Children’s Museum reopens in Carson City with new exhibits

Rebecca Hall was hired as director of the Children’s Museum of Northern Nevada.

The Children’s Museum of Northern Nevada in Carson City has reopened under new management with a focus on Nevada fossils and research.

“I have worked hard over the past two months to confidently welcome our community through the doors,” Principal Becky Hall, who was hired in September, said Friday. “The museum has undergone a thorough cleaning and keeping it clean is a top priority.”

The museum opened on Veterans Day weekend, offering free passes to families of veterans.

“We had a successful weekend as news of our opening spread quickly with positive feedback,” Hall said.

The museum’s new exhibits feature fossils from across the Silver State.

“Since I have been an active researcher and paleontologist, I have exhibited fossils spanning 500 million years, from the most complex 500 Ma life, from trilobites to dinosaurs and Ice Age megafauna,” said she declared. “I also like to incorporate fossils into my show-and-tell and allow guests to handle fossils and take a photo next to a sauropod, Apatosaurus, a dinosaur spine on loan from the family’s private collection. Bendy. The nearly one meter high spine is quite impressive.

The museum also highlights Nevadadromeus schmiiti, Nevada’s first named dinosaur that Hall studied with her husband, Josh Bonde, director of the Nevada State Museum.

“Nevadadromeus will be on display at the Children’s Museum until the spring, when it will be brought home to Valley of Fire State Park, where it was discovered,” Hall said.

Besides exhibits, Hall has integrated more STEM and STEAM activities focusing on science and art, math and technology.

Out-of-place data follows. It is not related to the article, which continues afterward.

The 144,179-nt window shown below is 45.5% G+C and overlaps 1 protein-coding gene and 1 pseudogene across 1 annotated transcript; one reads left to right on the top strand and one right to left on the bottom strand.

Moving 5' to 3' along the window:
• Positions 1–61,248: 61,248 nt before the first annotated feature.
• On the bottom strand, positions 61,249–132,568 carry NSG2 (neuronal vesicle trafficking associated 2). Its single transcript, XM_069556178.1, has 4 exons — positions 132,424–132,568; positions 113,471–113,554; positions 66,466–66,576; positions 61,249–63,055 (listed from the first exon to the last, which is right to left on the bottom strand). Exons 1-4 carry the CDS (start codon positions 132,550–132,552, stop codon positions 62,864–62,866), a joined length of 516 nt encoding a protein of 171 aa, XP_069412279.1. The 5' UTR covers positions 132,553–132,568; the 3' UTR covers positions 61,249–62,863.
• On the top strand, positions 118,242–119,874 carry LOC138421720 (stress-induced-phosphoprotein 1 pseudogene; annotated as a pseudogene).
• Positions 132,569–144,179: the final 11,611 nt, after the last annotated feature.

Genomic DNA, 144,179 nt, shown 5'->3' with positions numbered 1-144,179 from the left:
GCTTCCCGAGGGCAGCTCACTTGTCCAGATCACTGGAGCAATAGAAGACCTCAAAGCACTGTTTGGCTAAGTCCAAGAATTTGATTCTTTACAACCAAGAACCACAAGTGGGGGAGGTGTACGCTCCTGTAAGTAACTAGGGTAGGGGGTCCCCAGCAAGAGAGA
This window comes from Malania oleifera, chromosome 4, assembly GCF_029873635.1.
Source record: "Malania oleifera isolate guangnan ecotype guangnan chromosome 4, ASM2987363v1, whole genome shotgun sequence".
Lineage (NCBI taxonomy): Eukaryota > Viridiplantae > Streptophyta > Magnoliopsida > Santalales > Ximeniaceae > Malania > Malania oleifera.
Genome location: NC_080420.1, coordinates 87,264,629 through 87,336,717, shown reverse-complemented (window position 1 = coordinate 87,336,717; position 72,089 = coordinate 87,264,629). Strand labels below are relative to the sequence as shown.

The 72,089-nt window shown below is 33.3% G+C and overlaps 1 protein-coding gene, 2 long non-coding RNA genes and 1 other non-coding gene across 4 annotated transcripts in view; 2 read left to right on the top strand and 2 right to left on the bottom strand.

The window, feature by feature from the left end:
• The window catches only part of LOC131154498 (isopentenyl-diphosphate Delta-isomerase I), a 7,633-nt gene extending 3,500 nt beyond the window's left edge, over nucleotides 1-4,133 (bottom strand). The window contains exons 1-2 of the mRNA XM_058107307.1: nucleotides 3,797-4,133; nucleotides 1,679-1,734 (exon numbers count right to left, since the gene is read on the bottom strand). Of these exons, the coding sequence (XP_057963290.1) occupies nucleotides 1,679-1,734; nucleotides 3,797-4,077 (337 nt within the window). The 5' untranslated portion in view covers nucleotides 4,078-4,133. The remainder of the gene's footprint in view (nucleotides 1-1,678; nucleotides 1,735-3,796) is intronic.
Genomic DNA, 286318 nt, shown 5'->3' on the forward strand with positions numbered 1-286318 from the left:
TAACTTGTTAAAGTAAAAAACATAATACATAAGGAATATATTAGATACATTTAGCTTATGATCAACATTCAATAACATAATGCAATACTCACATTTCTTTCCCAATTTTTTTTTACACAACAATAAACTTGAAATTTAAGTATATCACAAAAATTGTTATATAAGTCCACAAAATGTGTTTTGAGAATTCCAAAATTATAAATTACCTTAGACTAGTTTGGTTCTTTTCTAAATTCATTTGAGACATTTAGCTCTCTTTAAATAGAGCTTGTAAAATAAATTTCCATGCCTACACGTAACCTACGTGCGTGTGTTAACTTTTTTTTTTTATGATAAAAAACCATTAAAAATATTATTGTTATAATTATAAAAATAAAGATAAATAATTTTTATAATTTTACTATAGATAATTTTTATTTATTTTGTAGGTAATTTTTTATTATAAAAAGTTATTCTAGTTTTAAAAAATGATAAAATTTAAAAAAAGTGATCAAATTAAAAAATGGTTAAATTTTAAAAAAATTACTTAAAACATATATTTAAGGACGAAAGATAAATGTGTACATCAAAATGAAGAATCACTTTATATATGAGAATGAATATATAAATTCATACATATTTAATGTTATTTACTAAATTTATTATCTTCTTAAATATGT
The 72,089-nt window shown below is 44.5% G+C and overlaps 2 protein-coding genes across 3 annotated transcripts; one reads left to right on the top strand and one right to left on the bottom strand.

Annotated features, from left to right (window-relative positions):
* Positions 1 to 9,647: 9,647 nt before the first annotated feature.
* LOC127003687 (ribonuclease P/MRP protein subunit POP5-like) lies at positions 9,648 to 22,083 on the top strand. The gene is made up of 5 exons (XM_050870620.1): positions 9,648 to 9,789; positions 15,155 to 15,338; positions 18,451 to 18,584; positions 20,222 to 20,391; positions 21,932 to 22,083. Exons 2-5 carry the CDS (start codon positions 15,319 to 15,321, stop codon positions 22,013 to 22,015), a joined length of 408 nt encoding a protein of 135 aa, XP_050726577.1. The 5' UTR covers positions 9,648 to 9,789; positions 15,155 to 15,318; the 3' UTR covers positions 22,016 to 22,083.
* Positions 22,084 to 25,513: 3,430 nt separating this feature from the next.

“Each week we will have a different themed week. This will keep our activities and exhibits fresh and a new experience with each visit,” she said. “Of course, I chose Dino Discovery Week as our first week. I’ve created a schedule through spring in hopes of incorporating more community partnerships that may be involved in our programming.

Hall said she wanted to encourage a wider age range of child visitors, especially those with an interest in research.

“I have started to rebuild a paleontology lab here at the museum where I can continue my research but hope to gain more interest from high school and college students,” she said. “I started my career as an intern in a paleontology lab, and I would like to provide the opportunity for others interested in paleontology or science to be involved in the scientific process. Although I Having most of my supplies for the lab as I have moved my lab to the museum, I am still looking for funding to complete this project as well as other improvements in the museum.

One of Hall’s main tasks is to find sustainable funding for the continued operations and activities of the museum. In a previous interview with the Call, she had mentioned a possible endowment.

“An endowment is a long-term process that I want to introduce to future investors through our strategic planning, our finances and our successes,” Hall said on Friday. “It will take time, but in the meantime I am building our network, expanding community partnerships and focusing on a strategic financial stability plan for those who wish to invest in the Children’s Museum. There is a bright future here, and community involvement is important at all levels.

Located at 813 N. Carson St., the museum’s new hours are 9 a.m. to 3 p.m. Wednesday through Saturday. For information, visit

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